The excavation revealed an intact tomb, with thousands of items of silk, textiles, wood, and porcelain, and the skeletons of the Wanli Emperor and his two empresses. However, there was neither the technology nor the resources to adequately preserve the excavated artifacts. After several disastrous experiments, the large amount of silk and other textiles were simply piled into a storage room that was draughty and wet from water leaks. As a result, most of the surviving artifacts today have severely deteriorated, and many replicas are instead displayed in the museum. Furthermore, the political impetus behind the excavation created pressure to quickly complete the excavation. The haste meant that documentation of the excavation was poor.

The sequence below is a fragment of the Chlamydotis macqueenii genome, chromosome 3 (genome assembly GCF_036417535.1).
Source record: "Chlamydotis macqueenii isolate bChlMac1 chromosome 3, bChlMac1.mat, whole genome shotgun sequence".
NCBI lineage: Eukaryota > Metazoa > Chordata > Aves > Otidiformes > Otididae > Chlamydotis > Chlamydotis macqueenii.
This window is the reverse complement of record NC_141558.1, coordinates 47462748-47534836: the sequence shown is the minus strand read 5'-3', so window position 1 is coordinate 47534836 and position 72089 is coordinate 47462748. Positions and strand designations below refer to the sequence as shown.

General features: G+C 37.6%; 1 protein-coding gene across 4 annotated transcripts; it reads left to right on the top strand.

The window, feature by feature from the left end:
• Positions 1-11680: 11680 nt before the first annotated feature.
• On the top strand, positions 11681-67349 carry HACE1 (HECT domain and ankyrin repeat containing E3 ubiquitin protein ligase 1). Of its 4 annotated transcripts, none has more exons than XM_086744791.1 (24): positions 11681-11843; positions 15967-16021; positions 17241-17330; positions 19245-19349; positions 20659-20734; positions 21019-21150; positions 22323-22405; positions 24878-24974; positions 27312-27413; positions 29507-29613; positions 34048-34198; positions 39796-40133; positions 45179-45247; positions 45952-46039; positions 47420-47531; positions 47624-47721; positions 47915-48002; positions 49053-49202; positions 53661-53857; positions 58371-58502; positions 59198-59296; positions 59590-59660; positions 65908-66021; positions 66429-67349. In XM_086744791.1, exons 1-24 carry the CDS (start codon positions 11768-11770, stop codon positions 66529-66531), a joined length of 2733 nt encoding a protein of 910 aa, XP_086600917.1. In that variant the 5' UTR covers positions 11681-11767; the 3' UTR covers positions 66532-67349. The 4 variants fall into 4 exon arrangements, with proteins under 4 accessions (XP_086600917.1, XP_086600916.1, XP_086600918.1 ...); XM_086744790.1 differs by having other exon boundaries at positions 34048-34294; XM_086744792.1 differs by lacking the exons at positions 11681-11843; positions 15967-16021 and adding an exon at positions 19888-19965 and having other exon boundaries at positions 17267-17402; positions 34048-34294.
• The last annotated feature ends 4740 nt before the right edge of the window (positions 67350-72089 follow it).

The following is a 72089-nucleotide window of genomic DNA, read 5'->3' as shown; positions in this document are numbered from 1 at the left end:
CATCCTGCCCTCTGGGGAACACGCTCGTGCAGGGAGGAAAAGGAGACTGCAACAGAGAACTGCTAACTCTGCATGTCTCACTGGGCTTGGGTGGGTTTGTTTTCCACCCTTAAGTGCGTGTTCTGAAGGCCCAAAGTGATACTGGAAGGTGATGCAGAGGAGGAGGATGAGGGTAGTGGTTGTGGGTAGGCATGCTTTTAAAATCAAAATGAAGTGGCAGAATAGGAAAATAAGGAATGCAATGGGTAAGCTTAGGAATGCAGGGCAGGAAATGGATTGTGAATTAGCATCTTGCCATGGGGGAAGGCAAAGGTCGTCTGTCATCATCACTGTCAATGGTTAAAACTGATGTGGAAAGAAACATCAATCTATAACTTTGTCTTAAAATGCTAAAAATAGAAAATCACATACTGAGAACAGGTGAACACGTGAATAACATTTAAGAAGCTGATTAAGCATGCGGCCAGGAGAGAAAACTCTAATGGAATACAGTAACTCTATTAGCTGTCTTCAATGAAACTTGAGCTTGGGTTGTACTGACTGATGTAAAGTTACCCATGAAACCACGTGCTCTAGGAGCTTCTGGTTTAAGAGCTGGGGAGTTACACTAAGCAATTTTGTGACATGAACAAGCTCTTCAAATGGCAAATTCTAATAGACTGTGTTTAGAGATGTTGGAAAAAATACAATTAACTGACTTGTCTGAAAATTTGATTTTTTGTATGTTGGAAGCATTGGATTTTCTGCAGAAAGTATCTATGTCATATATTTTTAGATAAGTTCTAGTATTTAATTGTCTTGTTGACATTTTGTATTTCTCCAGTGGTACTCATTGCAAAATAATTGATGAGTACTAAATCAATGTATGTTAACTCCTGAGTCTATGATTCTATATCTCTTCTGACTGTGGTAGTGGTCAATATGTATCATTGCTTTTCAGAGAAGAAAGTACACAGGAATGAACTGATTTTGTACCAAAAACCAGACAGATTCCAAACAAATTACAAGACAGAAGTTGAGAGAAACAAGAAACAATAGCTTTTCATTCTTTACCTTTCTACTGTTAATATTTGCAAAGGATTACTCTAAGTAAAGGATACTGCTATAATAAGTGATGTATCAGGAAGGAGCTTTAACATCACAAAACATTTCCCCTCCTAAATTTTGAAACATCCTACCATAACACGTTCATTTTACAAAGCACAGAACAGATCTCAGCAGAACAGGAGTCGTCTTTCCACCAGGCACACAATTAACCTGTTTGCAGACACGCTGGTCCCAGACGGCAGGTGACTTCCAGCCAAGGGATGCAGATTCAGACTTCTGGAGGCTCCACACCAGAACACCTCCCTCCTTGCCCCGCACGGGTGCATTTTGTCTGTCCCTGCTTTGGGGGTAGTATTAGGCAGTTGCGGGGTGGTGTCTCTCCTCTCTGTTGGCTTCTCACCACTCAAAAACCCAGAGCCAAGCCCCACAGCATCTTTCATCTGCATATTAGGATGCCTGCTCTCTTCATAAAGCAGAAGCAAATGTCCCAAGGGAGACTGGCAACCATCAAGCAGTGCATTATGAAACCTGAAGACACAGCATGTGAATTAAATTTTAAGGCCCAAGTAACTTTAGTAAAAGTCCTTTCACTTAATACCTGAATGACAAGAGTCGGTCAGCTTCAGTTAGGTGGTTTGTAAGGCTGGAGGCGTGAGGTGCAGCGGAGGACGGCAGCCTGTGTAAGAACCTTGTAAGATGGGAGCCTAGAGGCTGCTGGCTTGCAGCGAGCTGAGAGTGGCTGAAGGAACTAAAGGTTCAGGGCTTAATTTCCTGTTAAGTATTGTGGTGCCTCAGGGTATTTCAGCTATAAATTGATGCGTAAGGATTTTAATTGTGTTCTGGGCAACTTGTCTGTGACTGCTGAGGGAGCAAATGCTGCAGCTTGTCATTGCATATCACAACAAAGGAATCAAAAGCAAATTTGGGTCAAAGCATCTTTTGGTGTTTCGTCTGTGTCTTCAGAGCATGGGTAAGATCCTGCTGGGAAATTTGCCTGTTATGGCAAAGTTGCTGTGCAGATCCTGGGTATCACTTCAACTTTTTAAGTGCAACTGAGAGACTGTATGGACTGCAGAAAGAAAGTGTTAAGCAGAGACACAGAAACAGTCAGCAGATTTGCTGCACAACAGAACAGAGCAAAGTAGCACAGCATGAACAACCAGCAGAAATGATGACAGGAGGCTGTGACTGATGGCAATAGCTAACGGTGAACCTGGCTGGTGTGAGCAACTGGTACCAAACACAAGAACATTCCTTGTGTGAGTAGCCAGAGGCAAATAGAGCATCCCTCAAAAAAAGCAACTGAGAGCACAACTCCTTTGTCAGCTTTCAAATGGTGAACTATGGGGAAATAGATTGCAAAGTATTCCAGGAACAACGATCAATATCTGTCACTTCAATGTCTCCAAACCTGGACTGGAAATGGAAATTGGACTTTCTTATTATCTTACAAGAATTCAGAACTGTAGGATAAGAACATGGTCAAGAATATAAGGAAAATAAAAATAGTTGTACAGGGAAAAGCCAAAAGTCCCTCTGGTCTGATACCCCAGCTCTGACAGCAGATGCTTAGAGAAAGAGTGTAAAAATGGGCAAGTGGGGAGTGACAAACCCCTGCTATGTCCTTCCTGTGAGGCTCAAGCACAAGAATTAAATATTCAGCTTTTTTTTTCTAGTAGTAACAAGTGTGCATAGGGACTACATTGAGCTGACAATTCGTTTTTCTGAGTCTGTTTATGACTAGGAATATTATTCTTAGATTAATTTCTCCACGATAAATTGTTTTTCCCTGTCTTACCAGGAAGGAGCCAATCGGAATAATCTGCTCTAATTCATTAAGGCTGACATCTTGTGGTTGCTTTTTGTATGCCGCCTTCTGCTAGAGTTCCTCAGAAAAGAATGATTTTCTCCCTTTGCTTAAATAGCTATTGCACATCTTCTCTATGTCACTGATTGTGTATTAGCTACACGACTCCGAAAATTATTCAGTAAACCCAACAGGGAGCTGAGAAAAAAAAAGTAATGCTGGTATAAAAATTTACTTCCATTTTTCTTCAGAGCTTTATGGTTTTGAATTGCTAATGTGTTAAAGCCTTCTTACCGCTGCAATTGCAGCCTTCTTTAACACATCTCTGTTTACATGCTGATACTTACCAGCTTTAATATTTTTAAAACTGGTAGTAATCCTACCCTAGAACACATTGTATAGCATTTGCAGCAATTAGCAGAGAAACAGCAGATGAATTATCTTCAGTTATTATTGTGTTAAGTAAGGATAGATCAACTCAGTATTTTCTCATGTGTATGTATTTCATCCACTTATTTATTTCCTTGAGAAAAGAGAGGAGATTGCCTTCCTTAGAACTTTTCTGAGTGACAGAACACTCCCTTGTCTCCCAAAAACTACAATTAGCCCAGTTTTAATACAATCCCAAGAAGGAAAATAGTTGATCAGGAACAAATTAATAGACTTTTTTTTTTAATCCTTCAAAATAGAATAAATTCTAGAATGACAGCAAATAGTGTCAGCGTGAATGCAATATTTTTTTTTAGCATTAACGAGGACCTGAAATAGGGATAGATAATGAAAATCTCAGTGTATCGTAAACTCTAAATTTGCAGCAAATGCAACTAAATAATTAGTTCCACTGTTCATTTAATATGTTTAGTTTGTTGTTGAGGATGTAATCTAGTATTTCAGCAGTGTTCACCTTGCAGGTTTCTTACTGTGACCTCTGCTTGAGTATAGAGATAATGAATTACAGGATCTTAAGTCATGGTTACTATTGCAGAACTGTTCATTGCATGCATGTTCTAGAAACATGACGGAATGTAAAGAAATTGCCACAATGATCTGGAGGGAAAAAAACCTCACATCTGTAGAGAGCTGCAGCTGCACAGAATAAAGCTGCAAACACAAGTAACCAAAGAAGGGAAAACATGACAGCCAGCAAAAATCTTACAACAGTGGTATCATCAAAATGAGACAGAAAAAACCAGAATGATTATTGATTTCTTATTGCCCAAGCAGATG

The excavation of Dingling began in 1956, after a group of prominent scholars led by Guo Moruo and Wu Han began advocating the excavation of Changling, the tomb of the Yongle Emperor, the largest and oldest of the Ming tombs near Beijing. Despite winning approval from premier Zhou Enlai, this plan was vetoed by archaeologists because of the importance and public profile of Changling. Instead, Dingling, the third largest of the Ming Tombs, was selected as a trial site in preparation for the excavation of Changling. Excavation completed in 1957 and a museum was established in 1959.